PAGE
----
Council chiefs have defended figures which show they are the second worst performing authority in the country for parking.
Figures from the RAC Foundation show that Northumberland County Council made a loss of £667,000 in 2014/15, placing it 352nd in the country – with just Surrey County Council behind them in the table.
The figures showed a dramatic turn for the authority as it made profit in each of the last four years – more than £1m in 2013/14 with a ‘best’ of £1.8m in 2011/12.
However, senior officials at Northumberland say the turn in fortune is due to the introduction of free parking in council owned car parks across the county, which they say is more beneficial to residents and businesses.
Coun Ian Swithenbank, cabinet member for local services at Northumberland County Council, said: “The reason for the change in revenue is our decision to implement free parking across council-owned car parks and on-street parking places in April 2014.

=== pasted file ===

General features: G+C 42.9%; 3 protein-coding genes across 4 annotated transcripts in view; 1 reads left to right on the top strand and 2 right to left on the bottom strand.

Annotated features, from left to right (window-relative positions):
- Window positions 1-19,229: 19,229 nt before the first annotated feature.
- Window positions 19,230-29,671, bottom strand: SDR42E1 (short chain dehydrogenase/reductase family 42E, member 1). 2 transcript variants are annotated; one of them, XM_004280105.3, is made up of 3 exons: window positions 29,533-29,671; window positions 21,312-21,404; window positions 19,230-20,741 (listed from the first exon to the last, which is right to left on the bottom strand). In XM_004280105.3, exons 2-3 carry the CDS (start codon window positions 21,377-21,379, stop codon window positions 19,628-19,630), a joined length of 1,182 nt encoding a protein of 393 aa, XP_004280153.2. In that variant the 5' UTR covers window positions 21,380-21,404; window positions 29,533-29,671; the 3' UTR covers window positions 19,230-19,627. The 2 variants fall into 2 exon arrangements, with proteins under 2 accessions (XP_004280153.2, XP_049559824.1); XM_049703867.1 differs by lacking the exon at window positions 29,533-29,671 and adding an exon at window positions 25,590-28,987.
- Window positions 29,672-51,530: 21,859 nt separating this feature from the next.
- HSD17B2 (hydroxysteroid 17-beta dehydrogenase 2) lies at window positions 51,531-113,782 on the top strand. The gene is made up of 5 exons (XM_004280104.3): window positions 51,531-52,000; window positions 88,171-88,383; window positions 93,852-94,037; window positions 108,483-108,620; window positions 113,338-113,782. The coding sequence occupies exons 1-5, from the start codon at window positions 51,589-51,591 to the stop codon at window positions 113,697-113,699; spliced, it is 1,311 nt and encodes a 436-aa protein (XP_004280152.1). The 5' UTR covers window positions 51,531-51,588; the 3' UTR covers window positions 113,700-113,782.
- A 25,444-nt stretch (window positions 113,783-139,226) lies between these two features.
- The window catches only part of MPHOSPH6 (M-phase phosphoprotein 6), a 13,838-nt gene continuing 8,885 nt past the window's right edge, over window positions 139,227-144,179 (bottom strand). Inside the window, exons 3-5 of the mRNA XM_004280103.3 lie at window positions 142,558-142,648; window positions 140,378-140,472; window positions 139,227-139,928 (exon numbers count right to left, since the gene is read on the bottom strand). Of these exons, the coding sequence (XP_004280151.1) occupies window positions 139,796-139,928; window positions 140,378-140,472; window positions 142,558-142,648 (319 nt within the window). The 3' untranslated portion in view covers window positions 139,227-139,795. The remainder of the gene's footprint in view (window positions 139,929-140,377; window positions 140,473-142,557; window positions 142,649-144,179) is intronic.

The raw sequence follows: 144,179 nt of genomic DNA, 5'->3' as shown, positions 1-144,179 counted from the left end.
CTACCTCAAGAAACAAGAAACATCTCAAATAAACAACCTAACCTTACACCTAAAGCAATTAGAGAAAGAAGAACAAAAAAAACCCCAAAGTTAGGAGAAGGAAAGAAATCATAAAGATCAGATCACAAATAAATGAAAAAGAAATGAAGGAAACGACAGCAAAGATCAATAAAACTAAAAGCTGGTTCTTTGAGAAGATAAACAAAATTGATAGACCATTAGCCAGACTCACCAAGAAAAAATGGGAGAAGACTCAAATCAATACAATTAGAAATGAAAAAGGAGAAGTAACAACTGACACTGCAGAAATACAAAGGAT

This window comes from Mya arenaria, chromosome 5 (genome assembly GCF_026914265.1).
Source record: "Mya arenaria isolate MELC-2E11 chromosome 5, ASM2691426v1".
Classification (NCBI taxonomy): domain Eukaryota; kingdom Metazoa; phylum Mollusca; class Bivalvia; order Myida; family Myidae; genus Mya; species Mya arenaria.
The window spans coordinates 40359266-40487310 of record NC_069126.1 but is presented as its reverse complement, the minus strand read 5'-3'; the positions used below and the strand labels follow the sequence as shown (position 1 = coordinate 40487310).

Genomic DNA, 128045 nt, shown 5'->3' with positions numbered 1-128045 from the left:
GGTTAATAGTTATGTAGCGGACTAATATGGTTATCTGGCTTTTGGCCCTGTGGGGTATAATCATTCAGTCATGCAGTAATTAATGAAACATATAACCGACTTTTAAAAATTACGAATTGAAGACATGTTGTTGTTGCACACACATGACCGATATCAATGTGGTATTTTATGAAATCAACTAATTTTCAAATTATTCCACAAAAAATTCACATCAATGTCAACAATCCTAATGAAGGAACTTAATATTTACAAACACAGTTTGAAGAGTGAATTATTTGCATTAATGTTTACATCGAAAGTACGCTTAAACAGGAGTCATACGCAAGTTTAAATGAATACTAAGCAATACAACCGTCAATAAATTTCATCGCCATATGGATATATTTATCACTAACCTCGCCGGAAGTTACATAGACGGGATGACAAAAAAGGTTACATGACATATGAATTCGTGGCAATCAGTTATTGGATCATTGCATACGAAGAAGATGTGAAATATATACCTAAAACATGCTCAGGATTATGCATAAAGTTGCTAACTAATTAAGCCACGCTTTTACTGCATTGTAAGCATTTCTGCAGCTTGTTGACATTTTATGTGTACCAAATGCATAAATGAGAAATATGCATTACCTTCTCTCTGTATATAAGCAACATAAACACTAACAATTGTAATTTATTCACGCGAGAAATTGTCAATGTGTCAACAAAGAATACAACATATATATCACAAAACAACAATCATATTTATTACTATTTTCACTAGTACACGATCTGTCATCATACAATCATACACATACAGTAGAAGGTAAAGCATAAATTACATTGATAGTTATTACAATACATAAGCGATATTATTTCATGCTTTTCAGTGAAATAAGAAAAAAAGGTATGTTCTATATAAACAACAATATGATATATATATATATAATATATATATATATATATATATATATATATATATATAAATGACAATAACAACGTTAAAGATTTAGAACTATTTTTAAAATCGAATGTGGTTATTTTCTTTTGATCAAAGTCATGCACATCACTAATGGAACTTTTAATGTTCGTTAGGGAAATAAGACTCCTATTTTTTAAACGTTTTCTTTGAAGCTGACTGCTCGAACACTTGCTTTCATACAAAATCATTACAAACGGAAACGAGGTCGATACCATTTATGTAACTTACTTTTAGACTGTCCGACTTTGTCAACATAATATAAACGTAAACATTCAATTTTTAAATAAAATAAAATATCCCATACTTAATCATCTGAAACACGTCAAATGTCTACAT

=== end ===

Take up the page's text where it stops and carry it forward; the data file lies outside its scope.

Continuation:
“We asked local town and parish councils to decide what was best for their own locality and they established their own parking initiatives after consultation with the local community.
“The introduction has been very successful and beneficial to residents, visitors and businesses where it has been introduced with increased footfall in these places.”
The figures from the RAC Foundation had been calculated by taking income from parking charges and penalty notices, then deducting running costs.
Only 57 councils out of the 353 were found to be making a loss on parking, with the top five councils all being London-based – Westminster topping the list at £44m ‘profit’.
Steve Gooding, director of the RAC Foundation, said: “The financial sums involved in local authority parking are huge and the overall profits eye-watering.
“And once again the year-on-year direction of travel is upwards.
“The legal position is that parking charges are to be used as a tool for managing traffic.
“But with local government budgets under ever-greater pressure the temptation to see them as a fund-raiser must be intense.
“The precarious financial state of many councils is a genuine concern, not least when it comes to the risk of a cut in road maintenance spending which will hit every one of us.”